Thursday, January 10, 2008

A cleaner year

The Christmas season ended last Sunday on the Feast of the Epiphany which is about manifestations of the divine kind. Don’t’ we hope to also see manifestations of the human kind, the kind that would ease the burden on the environment and us critters?

The garbage and the pollution that Christmas and the New Year had wrought should have eased up by now. (The holy season has become a dirty season.) It’s time to clean up. Clean up our surroundings and our insides. And let our singing of “and heaven and nature sing” become a reality.

There is hope for the flowers. Here’s some good news:

2008 Waste Trading Markets. The Philippine Business for the Environment (PBE), the Ayala Foundation and several big corporations are continuing the Waste Trading Markets where trading and buying of waste and junk take place.

Trade your scrap paper and cardboard for bathroom tissue, table napkins, bond paper and notebooks. Exchange your empty ink and toner cartridges for remanufactured ones. Your plastic bottles and plastic scraps could be exchanged for hangers, basins, pails and stools.

If you don’t want to trade, they will buy your junk electronic/electrical equipment (PCs, laptops, radios, etc.) and broken appliances; used lead acid batteries (from cars, UPS/voltage regulators, busted rechargeable lamps); used PET plastic bottles and other plastics; aluminum and tin cans; scrap paper and cartons; used ink/toner cartridges.

There are drop-off areas for polystyrene and styrofoam scrap, junk cell phones and cell phone batteries.

Venue and dates: Jan 11 and every 2nd Friday of the month (8 am to 3 pm, Goldcrest Car Park, Ayala Center); Jan 12 and every 2nd Saturday(SM San Lazaro); Jan. 18 (to be confirmed, Alabang Town Center); Jan. 19 and every 3rd Saturday (SM Southmall, Las Pinas); Jan. 25 and every 4th Friday (Trinoma, North Edsa, QC); Jan. 26 and every 4th Saturday(SM Fairview, QC, SM Davao City. Every 1st Saturday 8 am to 2 pm (SM Marilao).

To be very sure, please call PBE, 6352650 to 51 or email

I’ve been classifying my garbage for the longest time. All the wet biodegradables go to the compost area in my backyard and become fertilizer for my plants. All that the garbage collectors have to take away are the dry stuff—paper, plastic, etc. But I’ve always been hesitant to dispose of the hard gadgets (e.g., voltage regulators, cartridges, batteries) via the garbage trucks because I don’t know where and how they’ll end up. Yes, the Waste Trading Market would know where and how.

Shocking news:
The Inquirer has just come out with a three-part series on the polluted state of the Bulacan rivers that have become the dumping place and carrier of hazardous wastes. What a shock to know that the rivers of Obando, Marilao and Meycauayan (collectively called the Meycauayan river system) have made it to the world’s Dirty 30. What a dishonor for this historic province that cradled heroes and noble Filipinos.

So close to Metro Manila (a couple of its cities are in fact part of Metro Manila), and yet not quite part of the metropolis, Bulacan, or part of it, has remained pleasantly rural and bucolic to the eyes. Until one gets a whiff of that smell and beholds the rivers that are groaning under loads of toxic heavy metals. The tanneries and the factories are among the main culprits. Include local government officials who don’t care and play blind.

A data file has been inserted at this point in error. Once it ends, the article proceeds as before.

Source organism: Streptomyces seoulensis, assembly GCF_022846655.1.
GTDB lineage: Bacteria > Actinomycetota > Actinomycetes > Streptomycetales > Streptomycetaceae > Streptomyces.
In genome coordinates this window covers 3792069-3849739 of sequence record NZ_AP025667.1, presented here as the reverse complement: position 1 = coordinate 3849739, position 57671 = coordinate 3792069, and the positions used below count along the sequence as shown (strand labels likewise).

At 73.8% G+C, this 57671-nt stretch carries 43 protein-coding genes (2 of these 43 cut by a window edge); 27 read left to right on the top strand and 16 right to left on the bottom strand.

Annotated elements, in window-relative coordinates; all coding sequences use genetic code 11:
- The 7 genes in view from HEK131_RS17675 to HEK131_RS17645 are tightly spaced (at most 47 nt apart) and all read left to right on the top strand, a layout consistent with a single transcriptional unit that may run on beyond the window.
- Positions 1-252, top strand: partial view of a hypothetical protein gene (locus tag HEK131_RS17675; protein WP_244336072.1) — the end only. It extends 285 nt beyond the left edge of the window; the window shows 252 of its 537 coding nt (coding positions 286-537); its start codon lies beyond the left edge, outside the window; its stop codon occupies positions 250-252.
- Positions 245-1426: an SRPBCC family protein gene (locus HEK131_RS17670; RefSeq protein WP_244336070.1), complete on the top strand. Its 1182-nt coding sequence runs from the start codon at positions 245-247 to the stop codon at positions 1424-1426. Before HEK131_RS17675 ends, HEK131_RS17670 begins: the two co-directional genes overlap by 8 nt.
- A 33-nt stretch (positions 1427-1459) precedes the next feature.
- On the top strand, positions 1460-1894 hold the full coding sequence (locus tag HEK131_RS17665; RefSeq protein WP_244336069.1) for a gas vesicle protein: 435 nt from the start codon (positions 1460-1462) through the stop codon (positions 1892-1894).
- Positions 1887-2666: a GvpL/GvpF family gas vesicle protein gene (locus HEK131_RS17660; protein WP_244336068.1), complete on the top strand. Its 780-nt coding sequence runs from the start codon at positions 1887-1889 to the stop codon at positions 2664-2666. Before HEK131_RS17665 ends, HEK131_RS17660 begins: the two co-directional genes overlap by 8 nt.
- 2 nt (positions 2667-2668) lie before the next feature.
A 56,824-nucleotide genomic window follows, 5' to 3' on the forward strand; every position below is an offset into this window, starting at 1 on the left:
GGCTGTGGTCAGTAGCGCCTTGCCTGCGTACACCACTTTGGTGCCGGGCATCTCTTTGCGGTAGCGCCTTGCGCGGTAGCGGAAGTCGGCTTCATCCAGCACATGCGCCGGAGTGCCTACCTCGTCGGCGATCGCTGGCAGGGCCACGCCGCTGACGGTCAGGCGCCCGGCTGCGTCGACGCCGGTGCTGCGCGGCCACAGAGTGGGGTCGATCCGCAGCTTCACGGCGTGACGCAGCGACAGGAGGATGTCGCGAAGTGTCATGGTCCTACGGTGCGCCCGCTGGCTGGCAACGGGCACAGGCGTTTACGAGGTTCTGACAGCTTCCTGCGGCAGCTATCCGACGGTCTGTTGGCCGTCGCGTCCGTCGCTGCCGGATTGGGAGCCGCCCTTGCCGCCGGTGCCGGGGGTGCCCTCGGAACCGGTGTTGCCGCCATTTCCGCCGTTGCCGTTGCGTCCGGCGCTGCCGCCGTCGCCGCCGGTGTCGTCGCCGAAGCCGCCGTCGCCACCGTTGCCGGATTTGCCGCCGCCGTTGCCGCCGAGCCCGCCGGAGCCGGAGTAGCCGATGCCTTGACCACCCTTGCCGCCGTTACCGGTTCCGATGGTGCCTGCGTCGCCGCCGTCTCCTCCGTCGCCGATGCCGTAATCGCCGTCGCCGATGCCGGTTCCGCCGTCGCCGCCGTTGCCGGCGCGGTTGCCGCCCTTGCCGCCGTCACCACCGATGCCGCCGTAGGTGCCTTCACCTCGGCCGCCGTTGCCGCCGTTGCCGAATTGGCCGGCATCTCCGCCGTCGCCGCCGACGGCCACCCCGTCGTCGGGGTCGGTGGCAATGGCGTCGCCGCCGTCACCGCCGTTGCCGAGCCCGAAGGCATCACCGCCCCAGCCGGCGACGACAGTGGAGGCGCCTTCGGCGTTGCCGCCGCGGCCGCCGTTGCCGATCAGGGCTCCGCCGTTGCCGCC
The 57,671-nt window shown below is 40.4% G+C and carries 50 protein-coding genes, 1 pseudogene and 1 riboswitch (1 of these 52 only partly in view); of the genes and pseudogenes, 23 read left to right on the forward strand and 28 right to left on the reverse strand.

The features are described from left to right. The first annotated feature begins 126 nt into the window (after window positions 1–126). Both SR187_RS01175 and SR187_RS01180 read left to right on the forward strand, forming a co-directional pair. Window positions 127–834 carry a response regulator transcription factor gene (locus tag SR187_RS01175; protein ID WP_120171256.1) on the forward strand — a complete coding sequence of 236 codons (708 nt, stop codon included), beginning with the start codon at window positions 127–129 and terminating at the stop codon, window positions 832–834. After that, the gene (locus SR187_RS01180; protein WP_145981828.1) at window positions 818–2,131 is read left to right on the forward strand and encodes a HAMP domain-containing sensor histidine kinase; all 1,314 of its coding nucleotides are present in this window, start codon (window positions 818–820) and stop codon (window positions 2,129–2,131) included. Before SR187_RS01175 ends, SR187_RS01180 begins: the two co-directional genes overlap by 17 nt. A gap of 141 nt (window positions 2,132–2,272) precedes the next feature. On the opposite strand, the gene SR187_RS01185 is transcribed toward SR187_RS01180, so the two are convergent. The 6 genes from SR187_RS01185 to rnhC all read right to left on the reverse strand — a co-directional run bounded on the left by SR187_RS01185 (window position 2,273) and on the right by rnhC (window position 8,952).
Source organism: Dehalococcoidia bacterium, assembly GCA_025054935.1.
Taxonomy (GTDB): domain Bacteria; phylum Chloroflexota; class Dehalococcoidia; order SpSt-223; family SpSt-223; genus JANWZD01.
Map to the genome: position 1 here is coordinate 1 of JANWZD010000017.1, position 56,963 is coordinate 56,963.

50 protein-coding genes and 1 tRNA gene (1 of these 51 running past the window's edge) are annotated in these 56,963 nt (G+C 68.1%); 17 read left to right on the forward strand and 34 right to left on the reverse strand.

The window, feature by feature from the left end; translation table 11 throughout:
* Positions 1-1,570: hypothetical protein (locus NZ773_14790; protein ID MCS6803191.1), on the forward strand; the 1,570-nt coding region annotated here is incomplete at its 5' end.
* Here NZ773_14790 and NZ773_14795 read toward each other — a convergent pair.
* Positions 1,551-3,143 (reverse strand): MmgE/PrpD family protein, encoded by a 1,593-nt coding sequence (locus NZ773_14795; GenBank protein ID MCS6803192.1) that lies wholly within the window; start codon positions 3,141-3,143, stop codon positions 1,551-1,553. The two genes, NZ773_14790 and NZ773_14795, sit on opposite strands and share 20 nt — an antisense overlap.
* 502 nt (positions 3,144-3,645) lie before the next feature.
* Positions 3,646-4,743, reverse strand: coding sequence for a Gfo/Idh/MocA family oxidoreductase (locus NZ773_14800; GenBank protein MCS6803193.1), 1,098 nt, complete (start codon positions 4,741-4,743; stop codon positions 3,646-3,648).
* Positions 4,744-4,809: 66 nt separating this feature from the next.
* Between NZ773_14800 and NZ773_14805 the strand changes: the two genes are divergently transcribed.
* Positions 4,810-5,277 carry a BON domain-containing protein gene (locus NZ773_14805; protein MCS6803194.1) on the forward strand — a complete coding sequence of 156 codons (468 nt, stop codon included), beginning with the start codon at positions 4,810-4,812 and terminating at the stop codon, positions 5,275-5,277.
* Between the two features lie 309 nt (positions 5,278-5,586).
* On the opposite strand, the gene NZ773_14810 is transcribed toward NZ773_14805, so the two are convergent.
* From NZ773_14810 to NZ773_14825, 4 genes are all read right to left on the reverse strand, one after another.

And I thought Bulacan was becoming a hub for green efforts. Years ago I did a long magazine feature on one man and a community’s effort to do something—in a big, innovative way, in fact—with the garbage in Sta. Maria, Bulacan (“Garbage Turns Green in Sta. Maria,” Sunday Inquirer Magazine). At that time, I thought, wow, Bulacan is going to show the way.

Luis R. Vargas, a balikbayan who had lived in the U.S. for more than 20 years, came home to find the folks back home with the same sad refrain: garbage.

With lots of guts, basic science, technology and management, Vargas, concerned townsfolk and officials turned an environmental headache into warm, rich earth.

Vargas put up a composting plant where the town’s market waste went. The primary goal was not making organic fertilizer, although there was a demand for it. The goal was zero waste with fertilizer as the by-product. Incineration was out of the question.

Sta. Maria’s Waste Processing and Recycling Project was a joint effort of the municipality, Aware Inc. headed by Vargas and the Sta. Maria Economic Foundation headed by Dr. Roman Cucio. The mayor at that time, Reylina Nicolas, was supportive of the project.

Vargas’ Aware Inc. became the town’s garbage collector and for his heroic effort, Vargas could keep the garbage and turn it into green gold—organic fertilizer.

I remember going to the plant and smelling the rich smell of the earth. It was amazing to watch the stages—from garbage collecting to composting with the help of trichoderma to harvesting to bagging to marketing.

But this was also a business. Recycling for profit would have been easier than dealing with wet, smelly, biodegradable garbage but the latter has few brave takers. A balikbayan had to show how.

It’s time for me to find out what has become of that innovative venture.

Mercury! The Philippine Center for Investigative Journalism (PCIJ) features mercury and the problem it poses on the health care system and the environment.

PCIJ announces: “In its latest report on global mercury reduction, the International Health Care without Harm cites the Philippine experience as a model in switching to alternatives and creating policy solutions.” Log on to